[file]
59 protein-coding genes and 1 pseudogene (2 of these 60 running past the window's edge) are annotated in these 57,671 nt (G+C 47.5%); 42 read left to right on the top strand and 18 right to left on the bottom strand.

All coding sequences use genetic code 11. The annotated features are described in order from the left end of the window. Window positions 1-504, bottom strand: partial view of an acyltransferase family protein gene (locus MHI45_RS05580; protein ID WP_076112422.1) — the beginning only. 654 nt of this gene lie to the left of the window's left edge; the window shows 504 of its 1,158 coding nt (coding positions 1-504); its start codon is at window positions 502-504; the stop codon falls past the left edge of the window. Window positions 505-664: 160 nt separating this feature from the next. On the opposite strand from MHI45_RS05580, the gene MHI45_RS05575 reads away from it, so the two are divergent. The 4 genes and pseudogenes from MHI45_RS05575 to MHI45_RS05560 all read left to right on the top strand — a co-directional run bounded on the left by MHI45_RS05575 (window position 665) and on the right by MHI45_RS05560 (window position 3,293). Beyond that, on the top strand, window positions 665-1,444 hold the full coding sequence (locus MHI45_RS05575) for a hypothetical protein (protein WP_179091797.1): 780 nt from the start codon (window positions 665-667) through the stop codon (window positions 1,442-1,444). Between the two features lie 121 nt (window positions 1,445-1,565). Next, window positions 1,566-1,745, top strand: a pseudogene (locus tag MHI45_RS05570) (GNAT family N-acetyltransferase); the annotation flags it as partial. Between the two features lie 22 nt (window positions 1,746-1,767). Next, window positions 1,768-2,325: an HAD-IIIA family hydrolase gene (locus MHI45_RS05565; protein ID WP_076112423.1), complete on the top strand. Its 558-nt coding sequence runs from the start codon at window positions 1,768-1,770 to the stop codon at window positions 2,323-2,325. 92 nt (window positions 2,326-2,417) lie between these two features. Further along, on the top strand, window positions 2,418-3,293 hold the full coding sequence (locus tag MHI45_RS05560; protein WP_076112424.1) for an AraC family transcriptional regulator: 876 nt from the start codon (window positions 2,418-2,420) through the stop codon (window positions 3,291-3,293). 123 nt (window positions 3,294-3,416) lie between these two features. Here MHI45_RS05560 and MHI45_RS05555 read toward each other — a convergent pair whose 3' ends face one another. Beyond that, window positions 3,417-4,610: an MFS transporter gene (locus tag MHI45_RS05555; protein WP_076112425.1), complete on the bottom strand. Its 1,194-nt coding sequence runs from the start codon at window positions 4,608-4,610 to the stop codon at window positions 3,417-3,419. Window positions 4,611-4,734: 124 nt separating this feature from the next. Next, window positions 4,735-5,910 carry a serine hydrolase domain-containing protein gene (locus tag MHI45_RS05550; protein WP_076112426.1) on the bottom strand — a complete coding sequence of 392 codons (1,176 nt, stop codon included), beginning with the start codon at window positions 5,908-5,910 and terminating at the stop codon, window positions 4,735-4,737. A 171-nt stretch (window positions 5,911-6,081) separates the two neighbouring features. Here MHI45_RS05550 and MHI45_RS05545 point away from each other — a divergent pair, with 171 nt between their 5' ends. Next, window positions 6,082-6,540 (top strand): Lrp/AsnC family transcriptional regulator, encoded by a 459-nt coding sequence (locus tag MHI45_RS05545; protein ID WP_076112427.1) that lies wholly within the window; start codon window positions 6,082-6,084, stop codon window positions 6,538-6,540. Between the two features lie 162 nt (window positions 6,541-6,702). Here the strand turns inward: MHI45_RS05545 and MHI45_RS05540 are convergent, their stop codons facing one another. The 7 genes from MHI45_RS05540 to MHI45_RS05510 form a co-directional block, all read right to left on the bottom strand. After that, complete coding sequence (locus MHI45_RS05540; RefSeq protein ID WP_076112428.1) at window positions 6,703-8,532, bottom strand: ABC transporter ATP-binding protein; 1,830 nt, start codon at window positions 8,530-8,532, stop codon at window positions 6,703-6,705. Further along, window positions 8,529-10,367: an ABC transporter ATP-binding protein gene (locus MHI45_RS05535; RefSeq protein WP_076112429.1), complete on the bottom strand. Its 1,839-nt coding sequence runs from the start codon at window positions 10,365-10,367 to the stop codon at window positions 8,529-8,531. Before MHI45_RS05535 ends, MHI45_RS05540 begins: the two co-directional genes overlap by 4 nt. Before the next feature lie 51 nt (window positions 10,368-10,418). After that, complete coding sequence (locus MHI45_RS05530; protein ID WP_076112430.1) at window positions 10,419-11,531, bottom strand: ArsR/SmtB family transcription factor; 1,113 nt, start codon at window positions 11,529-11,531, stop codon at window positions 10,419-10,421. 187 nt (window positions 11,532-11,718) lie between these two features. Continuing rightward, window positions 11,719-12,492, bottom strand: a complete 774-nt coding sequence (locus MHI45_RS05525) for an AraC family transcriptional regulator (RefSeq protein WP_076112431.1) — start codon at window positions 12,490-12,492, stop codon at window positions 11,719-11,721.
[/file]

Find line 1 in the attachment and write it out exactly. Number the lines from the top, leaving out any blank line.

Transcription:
59 protein-coding genes and 1 pseudogene (2 of these 60 running past the window's edge) are annotated in these 57,671 nt (G+C 47.5%); 42 read left to right on the top strand and 18 right to left on the bottom strand.